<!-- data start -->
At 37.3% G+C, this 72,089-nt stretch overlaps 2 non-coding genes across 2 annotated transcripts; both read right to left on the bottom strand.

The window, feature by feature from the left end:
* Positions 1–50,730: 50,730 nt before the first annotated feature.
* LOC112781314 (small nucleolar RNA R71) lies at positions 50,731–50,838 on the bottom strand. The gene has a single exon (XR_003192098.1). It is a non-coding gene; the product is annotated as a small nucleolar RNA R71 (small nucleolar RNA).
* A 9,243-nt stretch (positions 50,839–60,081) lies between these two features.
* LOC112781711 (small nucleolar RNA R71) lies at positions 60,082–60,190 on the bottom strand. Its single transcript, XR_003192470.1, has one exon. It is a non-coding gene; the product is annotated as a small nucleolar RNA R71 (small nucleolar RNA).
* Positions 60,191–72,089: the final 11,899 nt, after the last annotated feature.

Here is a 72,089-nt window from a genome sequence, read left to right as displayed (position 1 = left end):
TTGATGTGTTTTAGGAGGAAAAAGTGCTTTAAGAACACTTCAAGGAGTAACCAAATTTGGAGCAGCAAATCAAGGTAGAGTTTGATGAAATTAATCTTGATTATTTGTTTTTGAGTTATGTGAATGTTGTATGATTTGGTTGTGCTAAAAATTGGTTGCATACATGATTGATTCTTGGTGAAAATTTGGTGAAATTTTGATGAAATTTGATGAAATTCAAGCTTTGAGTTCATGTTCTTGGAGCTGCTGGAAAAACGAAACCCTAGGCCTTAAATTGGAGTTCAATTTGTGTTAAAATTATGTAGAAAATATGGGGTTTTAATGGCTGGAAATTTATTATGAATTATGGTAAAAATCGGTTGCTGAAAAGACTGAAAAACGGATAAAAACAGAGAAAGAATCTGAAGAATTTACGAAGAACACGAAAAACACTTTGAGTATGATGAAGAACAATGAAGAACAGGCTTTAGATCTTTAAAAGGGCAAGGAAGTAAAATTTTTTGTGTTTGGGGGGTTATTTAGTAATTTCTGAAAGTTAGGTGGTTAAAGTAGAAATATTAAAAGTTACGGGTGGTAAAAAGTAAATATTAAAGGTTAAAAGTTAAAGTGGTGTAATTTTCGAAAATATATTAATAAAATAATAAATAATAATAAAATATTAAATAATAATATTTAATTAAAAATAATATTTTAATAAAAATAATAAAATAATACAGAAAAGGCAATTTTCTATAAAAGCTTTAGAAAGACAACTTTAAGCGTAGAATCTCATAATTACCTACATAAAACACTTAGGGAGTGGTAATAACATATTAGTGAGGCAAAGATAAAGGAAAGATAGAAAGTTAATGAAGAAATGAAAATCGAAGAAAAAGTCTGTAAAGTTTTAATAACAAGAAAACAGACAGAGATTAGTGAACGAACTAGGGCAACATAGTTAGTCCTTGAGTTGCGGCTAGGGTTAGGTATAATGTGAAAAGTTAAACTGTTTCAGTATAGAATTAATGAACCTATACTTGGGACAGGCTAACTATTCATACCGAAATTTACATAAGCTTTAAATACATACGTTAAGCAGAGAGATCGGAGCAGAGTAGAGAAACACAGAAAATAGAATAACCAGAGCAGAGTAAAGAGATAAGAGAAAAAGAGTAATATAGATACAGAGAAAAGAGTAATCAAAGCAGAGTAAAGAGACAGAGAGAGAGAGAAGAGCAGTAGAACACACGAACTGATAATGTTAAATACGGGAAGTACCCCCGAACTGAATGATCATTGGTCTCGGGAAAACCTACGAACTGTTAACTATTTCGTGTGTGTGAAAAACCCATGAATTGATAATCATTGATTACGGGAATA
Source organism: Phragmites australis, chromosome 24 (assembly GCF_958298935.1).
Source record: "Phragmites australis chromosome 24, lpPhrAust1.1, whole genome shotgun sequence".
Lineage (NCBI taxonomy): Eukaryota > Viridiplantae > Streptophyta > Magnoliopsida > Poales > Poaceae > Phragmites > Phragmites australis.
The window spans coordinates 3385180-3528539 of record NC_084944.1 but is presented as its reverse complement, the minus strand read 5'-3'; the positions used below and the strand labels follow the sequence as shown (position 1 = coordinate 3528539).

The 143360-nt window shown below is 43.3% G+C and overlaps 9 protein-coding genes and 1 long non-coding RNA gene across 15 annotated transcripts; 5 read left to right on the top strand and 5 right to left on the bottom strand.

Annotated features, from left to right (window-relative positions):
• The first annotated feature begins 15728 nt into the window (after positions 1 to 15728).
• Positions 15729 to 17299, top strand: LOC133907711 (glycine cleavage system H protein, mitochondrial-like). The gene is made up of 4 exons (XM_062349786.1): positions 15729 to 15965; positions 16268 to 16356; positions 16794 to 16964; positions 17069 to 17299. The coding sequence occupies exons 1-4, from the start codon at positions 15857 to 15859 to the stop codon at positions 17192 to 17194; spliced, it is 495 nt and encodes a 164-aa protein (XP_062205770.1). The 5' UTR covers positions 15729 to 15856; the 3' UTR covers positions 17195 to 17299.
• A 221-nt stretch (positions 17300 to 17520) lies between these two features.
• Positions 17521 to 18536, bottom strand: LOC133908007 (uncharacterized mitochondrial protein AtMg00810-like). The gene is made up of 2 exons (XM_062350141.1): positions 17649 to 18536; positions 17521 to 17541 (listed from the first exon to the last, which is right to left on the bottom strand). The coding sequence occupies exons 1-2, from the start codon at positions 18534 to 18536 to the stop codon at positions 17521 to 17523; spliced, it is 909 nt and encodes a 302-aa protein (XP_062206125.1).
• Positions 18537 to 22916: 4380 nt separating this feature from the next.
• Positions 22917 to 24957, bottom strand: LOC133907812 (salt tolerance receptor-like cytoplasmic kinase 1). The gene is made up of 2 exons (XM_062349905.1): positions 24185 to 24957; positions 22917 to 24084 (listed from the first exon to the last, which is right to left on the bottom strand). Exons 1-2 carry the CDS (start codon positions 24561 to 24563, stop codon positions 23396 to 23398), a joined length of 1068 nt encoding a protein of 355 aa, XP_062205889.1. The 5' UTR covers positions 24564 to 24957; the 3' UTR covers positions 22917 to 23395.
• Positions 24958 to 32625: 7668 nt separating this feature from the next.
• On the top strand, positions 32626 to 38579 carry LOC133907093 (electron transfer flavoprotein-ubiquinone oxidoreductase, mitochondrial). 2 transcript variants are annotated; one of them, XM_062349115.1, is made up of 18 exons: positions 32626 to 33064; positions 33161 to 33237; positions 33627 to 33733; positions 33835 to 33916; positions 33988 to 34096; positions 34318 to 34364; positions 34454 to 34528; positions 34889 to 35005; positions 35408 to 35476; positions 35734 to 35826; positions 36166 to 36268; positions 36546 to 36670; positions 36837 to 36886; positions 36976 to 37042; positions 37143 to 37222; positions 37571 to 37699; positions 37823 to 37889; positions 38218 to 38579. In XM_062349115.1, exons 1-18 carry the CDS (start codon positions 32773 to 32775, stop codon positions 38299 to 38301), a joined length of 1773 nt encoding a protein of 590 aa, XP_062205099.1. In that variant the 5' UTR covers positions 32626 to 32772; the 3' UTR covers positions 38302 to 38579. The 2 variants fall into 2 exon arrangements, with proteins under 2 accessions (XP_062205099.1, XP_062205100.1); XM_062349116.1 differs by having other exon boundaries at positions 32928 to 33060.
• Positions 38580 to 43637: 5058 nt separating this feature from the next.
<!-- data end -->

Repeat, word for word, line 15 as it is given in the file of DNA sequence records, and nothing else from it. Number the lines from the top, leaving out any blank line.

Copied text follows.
Annotated features, from left to right (window-relative positions):